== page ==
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Saturday, 8 July, 2000, 10:07 GMT 11:07 UK
Like a puppet with a sting
Of the 200 or so Spitting Image puppets up for auction, some will not be missed by their real-life counterparts.

Tony Blair's government has endured its toughest week since coming to power in 1997. But things could be even worse.

On Friday, the team behind the notorious satire show, Spitting Image, began selling more than 200 puppets that once appeared on the programme.
Roy Hattersley puppet
Roy Hattersley has called himself the "eponymous hero"

In its 1980s heyday, the show mopped up each week's political events and mirrored them back to an eager TV audience of up to 12 million as razor-sharp satire.

Using its trademark latex-moulded caricature puppets, the show's savaging of politicians, royalty and celebrities became essential Sunday night viewing.

Writer John O'Farrell, who once worked on the show, has said satire can be effective only when a politician is already in a weakened position.

In which case the mind boggles to think how Spitting Image might have torn into Tony Blair's current run of bad luck - Ken Follet's attack; the plan to instantly fine yobs; Euan Blair's drunken celebrations.
Spitting Image facts
Show started in 1984 & ran for 14 years
Its creators were Roger Law & Peter Fluck
It took three years for Fluck & Law to develop technology to get puppets on TV
Show was franchised to Japan, Portugal & Greece

Although former Labour deputy leader Roy Hattersley insists he always enjoyed the show, other politicians were less magnanimous.

Often the problem was that the public found politicians inseparable from their Spitting Image caricatures.

Norman Tebbit was a backstreet bruiser, with a leather jacket and a chilling snarl; former education secretary Kenneth Baker was an obsequious slug; Hattersley sent forth a torrent of saliva every time he opened his mouth.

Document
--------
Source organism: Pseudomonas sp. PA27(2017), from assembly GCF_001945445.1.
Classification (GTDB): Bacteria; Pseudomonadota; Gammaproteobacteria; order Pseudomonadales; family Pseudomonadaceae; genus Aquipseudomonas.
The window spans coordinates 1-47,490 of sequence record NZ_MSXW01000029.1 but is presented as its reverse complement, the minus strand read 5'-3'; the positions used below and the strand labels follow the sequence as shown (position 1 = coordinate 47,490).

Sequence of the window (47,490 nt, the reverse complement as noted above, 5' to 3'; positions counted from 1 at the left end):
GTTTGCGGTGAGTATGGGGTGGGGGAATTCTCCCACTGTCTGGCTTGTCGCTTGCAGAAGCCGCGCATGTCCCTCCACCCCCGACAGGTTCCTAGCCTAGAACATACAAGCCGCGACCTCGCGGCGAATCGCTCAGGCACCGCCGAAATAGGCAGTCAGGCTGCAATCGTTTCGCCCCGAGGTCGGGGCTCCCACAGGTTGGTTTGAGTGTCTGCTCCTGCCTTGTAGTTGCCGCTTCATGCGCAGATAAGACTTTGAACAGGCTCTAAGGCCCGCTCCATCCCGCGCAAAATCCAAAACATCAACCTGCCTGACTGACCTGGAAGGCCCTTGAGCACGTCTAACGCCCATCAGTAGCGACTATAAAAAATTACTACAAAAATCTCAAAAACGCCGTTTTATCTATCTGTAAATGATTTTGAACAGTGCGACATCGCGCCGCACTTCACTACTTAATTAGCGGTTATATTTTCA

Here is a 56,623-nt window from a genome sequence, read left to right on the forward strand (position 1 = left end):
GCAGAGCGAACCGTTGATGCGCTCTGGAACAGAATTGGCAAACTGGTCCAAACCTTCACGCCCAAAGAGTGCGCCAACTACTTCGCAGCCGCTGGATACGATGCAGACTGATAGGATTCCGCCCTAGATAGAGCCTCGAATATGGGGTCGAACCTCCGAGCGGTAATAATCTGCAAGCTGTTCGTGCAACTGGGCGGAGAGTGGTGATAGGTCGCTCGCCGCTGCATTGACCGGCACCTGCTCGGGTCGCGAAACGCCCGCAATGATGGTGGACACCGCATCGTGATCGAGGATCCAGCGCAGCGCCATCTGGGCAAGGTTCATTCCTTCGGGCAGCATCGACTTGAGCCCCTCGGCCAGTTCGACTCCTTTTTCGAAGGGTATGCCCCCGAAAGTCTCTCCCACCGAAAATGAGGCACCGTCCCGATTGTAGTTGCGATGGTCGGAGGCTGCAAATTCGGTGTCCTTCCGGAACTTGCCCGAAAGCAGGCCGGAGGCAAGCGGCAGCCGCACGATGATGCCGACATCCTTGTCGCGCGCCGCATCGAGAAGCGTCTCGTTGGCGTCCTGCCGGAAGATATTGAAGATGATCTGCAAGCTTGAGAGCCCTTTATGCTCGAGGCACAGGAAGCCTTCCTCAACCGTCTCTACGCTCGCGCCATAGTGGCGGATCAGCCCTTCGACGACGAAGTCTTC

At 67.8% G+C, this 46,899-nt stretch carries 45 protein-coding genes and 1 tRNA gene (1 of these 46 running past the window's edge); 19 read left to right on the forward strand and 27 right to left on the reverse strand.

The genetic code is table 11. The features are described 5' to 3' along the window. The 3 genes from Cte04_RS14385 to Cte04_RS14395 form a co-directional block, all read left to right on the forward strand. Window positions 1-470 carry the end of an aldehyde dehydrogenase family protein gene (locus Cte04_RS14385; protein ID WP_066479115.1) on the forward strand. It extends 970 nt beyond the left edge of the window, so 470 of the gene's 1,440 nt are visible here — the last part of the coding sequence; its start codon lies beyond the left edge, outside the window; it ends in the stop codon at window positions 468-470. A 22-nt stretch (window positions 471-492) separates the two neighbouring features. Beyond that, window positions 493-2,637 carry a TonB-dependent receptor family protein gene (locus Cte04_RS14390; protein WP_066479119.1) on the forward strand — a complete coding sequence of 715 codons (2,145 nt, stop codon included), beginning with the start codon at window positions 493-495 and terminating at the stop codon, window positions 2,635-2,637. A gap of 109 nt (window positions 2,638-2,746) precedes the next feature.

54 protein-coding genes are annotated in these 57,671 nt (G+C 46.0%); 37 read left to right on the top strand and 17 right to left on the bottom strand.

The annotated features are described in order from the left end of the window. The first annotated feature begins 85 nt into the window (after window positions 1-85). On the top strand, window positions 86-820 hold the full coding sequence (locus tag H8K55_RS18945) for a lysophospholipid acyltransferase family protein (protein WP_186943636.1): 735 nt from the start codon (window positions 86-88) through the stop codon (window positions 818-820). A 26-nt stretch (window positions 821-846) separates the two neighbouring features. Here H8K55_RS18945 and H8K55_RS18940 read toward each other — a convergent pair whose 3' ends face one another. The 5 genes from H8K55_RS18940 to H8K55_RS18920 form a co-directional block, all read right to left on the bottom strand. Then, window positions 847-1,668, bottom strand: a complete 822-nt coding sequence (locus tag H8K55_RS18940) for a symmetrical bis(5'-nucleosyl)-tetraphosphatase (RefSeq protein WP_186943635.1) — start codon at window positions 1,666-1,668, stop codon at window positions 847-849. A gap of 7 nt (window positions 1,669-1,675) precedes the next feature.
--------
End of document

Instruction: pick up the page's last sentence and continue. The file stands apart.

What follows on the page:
Former Liberal leader David Steel has blamed Spitting Image for destroying his credibility, after he appeared week in, week out, as a finger puppet poking out of David Owen's suit pocket.

Iain Dale, who run's London's Politico's book shop, says Spitting Image stands head and shoulders above any other satirical television programme of recent years.
Prince study
The show was not just about politics: A study for the Prince puppet

"Yes Minister would have been on a par, but it was a different. Spitting Image was a topical show, driven by the week's news," says Mr Dale.

The programme was effective in calling into question Margaret Thatcher's sanity, as it had done with Ronald Reagan.

"They had several puppets of Margaret Thatcher and with each one she got steadily madder. The perception now is that she is mad, which of course is completely untrue."

But Douglas Hurd was one of a handful to actually profit from his Spitting Image character, he says.

The puppet, which sported a "Mr Whippy" ice cream-style hairdo and a gratingly flat voice, "gave him a personality and raised his profile".
Margaret Thatcher puppet
Mrs Thatcher was portrayed as a bald man with a wig

Although the show ran until 1998, it lost its edge with the passing of Thatcher's premiership.

"Under Major they had difficulties because there wasn't as much material. And while they were split on policy, they actually quite liked each other."

The absence of a "must see" satirical TV show today means "Labour has got off very lightly", says Mr Dale.

"It's a great shame because if you think about it, the government has got some great characters, like Mandelson and Robin Cook. And they all hate each other."

See also:

05 Jun 00 | Media reports
Kremlin pulls strings on TV puppets
07 Jul 00 | Entertainment
Online sale for TV puppets
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